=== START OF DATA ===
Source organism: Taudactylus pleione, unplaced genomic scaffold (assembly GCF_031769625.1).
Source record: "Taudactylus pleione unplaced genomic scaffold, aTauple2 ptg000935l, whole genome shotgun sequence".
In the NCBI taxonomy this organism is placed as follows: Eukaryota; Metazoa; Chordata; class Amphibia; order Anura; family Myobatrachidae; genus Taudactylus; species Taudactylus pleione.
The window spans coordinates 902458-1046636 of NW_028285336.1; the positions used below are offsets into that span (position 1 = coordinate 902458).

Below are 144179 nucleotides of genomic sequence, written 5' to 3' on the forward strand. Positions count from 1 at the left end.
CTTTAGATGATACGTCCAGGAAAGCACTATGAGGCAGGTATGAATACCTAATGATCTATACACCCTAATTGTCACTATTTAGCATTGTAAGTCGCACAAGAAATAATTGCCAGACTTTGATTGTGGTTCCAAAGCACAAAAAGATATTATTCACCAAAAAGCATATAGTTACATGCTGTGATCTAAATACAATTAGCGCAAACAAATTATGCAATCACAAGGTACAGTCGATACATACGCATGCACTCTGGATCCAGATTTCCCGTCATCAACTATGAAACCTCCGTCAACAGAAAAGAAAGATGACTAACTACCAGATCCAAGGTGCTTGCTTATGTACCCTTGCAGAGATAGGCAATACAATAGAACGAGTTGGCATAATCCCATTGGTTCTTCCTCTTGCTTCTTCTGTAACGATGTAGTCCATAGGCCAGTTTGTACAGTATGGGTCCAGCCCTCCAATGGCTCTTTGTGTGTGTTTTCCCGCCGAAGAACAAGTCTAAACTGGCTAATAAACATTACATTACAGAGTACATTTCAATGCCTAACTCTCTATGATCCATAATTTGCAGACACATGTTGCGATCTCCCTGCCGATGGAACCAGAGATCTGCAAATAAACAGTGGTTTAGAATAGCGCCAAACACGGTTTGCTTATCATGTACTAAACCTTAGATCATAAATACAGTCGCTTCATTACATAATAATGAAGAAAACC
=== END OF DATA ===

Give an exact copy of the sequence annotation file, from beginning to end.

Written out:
Source organism: Taudactylus pleione, unplaced genomic scaffold (assembly GCF_031769625.1).
Source record: "Taudactylus pleione unplaced genomic scaffold, aTauple2 ptg000935l, whole genome shotgun sequence".
In the NCBI taxonomy this organism is placed as follows: Eukaryota; Metazoa; Chordata; class Amphibia; order Anura; family Myobatrachidae; genus Taudactylus; species Taudactylus pleione.
The window spans coordinates 902458-1046636 of NW_028285336.1; the positions used below are offsets into that span (position 1 = coordinate 902458).

Below are 144179 nucleotides of genomic sequence, written 5' to 3' on the forward strand. Positions count from 1 at the left end.
CTTTAGATGATACGTCCAGGAAAGCACTATGAGGCAGGTATGAATACCTAATGATCTATACACCCTAATTGTCACTATTTAGCATTGTAAGTCGCACAAGAAATAATTGCCAGACTTTGATTGTGGTTCCAAAGCACAAAAAGATATTATTCACCAAAAAGCATATAGTTACATGCTGTGATCTAAATACAATTAGCGCAAACAAATTATGCAATCACAAGGTACAGTCGATACATACGCATGCACTCTGGATCCAGATTTCCCGTCATCAACTATGAAACCTCCGTCAACAGAAAAGAAAGATGACTAACTACCAGATCCAAGGTGCTTGCTTATGTACCCTTGCAGAGATAGGCAATACAATAGAACGAGTTGGCATAATCCCATTGGTTCTTCCTCTTGCTTCTTCTGTAACGATGTAGTCCATAGGCCAGTTTGTACAGTATGGGTCCAGCCCTCCAATGGCTCTTTGTGTGTGTTTTCCCGCCGAAGAACAAGTCTAAACTGGCTAATAAACATTACATTACAGAGTACATTTCAATGCCTAACTCTCTATGATCCATAATTTGCAGACACATGTTGCGATCTCCCTGCCGATGGAACCAGAGATCTGCAAATAAACAGTGGTTTAGAATAGCGCCAAACACGGTTTGCTTATCATGTACTAAACCTTAGATCATAAATACAGTCGCTTCATTACATAATAATGAAGAAAACC